So let’s pull back the drape and get into the guts of outlines. What are they? (It depends, what do you need it to be?) Do they have to have bullet points? (Not unless you find them useful.) Do they have to follow a set format? (Now that your English teacher isn’t reading it, probably not.) Is there a minimum length? A maximum one? (Nope! Although there are some practical upper and lower bounds to keep in mind.) Wouldn’t the time you spend on an outline be better used writing the actual story? (That’s my secret, Cap. I’m always writing my actual story.)

In this class, we’ll talk about outlining as part of an iterative writing process, whether it’s part of your pre-writing, a tool to turn to when you’re adrift in mid-draft, or a way to kick-start revisions after you’ve typed “the end.”

We’ll look at examples of different kinds of outlines and explore tips and tricks for incorporating story planning into your own creative process. We’ll also learn how to read an outline, whether it’s your own or someone else’s, and how to use it to spot a story’s pitfalls… and also its potential.

The phrase “write an outline” doesn’t have to trigger flashbacks to research papers, didactic English professors, or oceans of red ink. In fact, they’re a surprisingly flexible tool that you can learn to use to spark, rather than block, the creative process.

Picture of an open doorway to illustrate the online writing workshop "Beginnings and Endings" with Cat Rambo, an online live class.Beginnings & Endings with Cat Rambo, Saturday, March 26, 2022, 12:00-2:00 PM Pacific Time.

Beginnings are sometimes the last thing a writer finishes, and they must lead gracefully into a work that ends with the same sense of panache. In a class that combines lecture with in-class writing exercises and discussion, we’ll look at examples from speculative fiction in order to figure out how they work and develop concepts that we can apply to our own writing. You will learn how to use beginnings to create their counterparts and vice versa while looking at strategies for both and getting a chance to test and ask questions about these techniques over the course of the workshop.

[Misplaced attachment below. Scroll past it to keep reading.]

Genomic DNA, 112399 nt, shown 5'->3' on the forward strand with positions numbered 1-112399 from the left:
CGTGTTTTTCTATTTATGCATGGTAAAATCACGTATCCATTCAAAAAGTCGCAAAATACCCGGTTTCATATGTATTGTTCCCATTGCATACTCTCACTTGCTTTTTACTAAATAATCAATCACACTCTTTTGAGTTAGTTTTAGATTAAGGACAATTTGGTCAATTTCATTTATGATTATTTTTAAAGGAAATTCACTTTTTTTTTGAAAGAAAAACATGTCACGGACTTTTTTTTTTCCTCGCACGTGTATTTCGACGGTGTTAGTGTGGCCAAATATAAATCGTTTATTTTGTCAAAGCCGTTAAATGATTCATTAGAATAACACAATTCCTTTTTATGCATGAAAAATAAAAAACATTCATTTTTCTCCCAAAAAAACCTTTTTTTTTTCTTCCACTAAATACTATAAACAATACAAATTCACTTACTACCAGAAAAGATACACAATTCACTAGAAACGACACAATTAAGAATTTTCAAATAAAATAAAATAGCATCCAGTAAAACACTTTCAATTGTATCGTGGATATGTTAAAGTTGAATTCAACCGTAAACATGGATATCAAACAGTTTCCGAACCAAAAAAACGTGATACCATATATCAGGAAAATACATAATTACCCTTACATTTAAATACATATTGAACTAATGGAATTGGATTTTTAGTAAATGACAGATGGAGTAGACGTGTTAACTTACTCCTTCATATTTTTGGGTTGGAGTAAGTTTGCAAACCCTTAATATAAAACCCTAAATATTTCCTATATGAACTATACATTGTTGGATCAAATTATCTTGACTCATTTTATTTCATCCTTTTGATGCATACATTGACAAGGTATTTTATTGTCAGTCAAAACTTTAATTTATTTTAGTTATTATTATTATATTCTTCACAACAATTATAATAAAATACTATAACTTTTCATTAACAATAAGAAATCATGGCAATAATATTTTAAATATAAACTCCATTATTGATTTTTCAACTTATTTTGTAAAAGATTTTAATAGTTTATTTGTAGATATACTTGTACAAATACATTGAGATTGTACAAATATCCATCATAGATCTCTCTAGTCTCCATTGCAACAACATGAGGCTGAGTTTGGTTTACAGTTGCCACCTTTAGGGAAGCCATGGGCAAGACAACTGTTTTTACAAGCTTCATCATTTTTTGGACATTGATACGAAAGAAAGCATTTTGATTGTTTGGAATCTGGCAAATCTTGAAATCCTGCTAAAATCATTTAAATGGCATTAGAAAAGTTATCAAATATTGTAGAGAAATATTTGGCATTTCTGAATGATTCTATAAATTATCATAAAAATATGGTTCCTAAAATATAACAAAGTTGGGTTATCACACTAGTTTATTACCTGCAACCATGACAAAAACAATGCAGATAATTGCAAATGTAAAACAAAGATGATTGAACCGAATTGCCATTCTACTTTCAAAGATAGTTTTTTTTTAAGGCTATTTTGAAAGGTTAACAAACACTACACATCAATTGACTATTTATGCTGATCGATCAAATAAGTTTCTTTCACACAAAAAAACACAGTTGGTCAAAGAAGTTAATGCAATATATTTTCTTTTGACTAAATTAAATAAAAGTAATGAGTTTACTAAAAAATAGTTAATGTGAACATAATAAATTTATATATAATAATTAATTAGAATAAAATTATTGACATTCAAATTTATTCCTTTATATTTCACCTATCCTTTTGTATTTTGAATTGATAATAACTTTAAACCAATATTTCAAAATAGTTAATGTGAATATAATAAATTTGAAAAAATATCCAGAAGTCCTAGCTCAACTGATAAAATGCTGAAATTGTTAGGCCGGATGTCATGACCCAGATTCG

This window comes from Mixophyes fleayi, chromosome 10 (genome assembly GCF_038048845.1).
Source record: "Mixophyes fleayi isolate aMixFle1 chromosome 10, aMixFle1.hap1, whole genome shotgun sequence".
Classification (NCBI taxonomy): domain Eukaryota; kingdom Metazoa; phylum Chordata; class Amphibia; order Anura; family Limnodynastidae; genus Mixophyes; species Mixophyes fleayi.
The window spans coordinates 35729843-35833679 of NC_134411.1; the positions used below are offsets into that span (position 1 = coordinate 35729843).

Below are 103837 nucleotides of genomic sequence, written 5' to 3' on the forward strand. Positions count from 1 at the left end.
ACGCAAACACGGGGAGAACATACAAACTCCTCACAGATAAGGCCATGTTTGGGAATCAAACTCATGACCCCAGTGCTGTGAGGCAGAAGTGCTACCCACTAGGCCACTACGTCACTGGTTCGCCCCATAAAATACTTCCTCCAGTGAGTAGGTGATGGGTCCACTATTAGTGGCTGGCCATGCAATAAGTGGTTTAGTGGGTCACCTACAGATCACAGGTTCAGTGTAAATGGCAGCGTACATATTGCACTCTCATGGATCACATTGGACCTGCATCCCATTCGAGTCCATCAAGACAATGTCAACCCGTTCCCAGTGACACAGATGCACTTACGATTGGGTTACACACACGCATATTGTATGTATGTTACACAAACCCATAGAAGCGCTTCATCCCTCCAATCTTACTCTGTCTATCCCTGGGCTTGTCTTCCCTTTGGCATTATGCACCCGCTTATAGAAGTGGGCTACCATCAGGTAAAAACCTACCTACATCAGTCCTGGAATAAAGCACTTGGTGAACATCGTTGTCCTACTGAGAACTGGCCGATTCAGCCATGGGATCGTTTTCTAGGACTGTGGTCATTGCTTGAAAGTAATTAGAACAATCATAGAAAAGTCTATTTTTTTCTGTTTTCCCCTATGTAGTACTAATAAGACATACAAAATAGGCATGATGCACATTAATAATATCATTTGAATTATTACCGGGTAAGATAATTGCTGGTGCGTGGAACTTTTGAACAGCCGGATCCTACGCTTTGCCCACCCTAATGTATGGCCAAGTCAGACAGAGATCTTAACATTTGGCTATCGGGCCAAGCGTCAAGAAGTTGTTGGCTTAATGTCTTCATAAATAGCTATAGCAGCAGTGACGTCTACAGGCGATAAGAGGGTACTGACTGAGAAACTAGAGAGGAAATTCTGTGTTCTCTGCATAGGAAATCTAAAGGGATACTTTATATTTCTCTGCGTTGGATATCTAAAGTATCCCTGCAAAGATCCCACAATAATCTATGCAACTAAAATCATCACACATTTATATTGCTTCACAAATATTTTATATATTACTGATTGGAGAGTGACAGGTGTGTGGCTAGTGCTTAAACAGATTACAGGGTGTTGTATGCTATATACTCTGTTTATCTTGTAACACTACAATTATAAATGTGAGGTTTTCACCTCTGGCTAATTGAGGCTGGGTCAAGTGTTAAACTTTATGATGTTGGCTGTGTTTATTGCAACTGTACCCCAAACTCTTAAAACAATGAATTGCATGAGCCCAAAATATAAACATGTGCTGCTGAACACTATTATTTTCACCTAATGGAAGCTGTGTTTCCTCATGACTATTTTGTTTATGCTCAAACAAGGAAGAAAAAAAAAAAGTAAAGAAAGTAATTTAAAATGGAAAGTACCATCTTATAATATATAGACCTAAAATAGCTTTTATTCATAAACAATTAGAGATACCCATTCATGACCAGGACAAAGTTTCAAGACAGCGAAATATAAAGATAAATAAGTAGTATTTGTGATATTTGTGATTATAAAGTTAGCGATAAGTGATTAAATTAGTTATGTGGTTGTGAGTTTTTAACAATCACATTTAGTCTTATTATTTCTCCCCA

Picture of a teacup and toast to accompany "Dunking Your Reader in the Details," an online workshop about creating immersive description.Dunking the Reader in the Details: Tools for Creating Immersive Worlds with Cat Rambo, Sunday, March 27, 2022, 12:00-2:00 PM Pacific Time.

How do you create a world that feels immersive to your reader without drowning them in description? What details should be included — and what should be left out? How does the writer pull a reader in through word choice and invocation of the senses? How can making a map help you make the world more understandable for the reader? What are the most important considerations in both world building  and character creation? Cat Rambo gives you twelve tools to use for creating immersive worlds, along with writing exercises designed to help you master each technique, and a chance to ask questions about their use.

As always, there are three free scholarships in each class! Details are here on how to apply.

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Norwescon Author Guest of Honor

I’m super pleased to be able to announce that I’m Author Guest of Honor at Norwescon this year. Norwescon’s the first con I went to as an author and will always have a special place in my heart accordingly.

While there, I’ll be on plenty of programming (I’ll post that schedule as soon as I have it), and I’ll also be spending time at Jenn Brozek’s booth, where I’ll definitely have copies of ALTERED AMERICA, CARPE GLITTER, MOVING FROM IDEA TO DRAFT, and THE SURGEON’S TALE.

If there’s another book of mine you’d like to buy and get autographed while there, drop me a line in e-mail and I’ll make sure I stick it in my luggage, but otherwise I’m flying there and have limited luggage space, so I’m snagging the smaller books.

I will be reading for the first time ever from the sequel to YOU SEXY THING, hurray! Come to the reading if you want to know how DEVIL’S GUN starts off.

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Possible Upcoming Changes to SFWA Membership

The Science Fiction and Fantasy Writers of America, an august non-profit on whose board I have served in the past, held its business meeting in January of this year, and since it was virtual, I had the chance to attend, which was a nice chance to see some familiar faces, meet some new ones, and hear what the organization has been up to in the past year.

An interesting development for SFWA that seems to have been flying under most people’s radar is that the organization’s members will be voting on whether or not to change the membership requirements in a way that the organization has not previously done. This may be one of the biggest changes made to the membership yet in the organization’s 50+ years of history.